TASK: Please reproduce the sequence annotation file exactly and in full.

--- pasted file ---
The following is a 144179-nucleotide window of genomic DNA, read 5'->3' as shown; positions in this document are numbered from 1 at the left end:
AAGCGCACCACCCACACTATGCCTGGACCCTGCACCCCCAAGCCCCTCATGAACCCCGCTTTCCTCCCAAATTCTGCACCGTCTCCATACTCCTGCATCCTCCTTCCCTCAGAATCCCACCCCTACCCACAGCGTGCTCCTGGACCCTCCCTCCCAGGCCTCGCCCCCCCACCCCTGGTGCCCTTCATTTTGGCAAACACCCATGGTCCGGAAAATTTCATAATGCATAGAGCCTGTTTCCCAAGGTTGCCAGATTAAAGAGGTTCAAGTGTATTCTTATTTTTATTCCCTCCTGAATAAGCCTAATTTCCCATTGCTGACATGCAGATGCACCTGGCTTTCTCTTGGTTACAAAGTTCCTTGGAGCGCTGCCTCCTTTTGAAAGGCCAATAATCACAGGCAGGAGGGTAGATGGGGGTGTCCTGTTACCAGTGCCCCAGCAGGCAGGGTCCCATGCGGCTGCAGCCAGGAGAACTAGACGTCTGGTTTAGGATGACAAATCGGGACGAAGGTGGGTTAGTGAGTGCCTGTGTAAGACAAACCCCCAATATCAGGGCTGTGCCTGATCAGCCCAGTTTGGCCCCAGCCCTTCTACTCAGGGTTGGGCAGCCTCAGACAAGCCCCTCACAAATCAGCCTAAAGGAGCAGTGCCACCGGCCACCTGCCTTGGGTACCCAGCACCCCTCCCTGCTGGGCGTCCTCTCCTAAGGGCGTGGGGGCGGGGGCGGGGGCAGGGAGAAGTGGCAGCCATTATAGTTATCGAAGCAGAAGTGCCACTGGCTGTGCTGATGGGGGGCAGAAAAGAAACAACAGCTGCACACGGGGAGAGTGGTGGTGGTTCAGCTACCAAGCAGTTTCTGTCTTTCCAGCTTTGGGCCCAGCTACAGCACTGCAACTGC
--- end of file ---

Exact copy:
The following is a 144179-nucleotide window of genomic DNA, read 5'->3' as shown; positions in this document are numbered from 1 at the left end:
AAGCGCACCACCCACACTATGCCTGGACCCTGCACCCCCAAGCCCCTCATGAACCCCGCTTTCCTCCCAAATTCTGCACCGTCTCCATACTCCTGCATCCTCCTTCCCTCAGAATCCCACCCCTACCCACAGCGTGCTCCTGGACCCTCCCTCCCAGGCCTCGCCCCCCCACCCCTGGTGCCCTTCATTTTGGCAAACACCCATGGTCCGGAAAATTTCATAATGCATAGAGCCTGTTTCCCAAGGTTGCCAGATTAAAGAGGTTCAAGTGTATTCTTATTTTTATTCCCTCCTGAATAAGCCTAATTTCCCATTGCTGACATGCAGATGCACCTGGCTTTCTCTTGGTTACAAAGTTCCTTGGAGCGCTGCCTCCTTTTGAAAGGCCAATAATCACAGGCAGGAGGGTAGATGGGGGTGTCCTGTTACCAGTGCCCCAGCAGGCAGGGTCCCATGCGGCTGCAGCCAGGAGAACTAGACGTCTGGTTTAGGATGACAAATCGGGACGAAGGTGGGTTAGTGAGTGCCTGTGTAAGACAAACCCCCAATATCAGGGCTGTGCCTGATCAGCCCAGTTTGGCCCCAGCCCTTCTACTCAGGGTTGGGCAGCCTCAGACAAGCCCCTCACAAATCAGCCTAAAGGAGCAGTGCCACCGGCCACCTGCCTTGGGTACCCAGCACCCCTCCCTGCTGGGCGTCCTCTCCTAAGGGCGTGGGGGCGGGGGCGGGGGCAGGGAGAAGTGGCAGCCATTATAGTTATCGAAGCAGAAGTGCCACTGGCTGTGCTGATGGGGGGCAGAAAAGAAACAACAGCTGCACACGGGGAGAGTGGTGGTGGTTCAGCTACCAAGCAGTTTCTGTCTTTCCAGCTTTGGGCCCAGCTACAGCACTGCAACTGC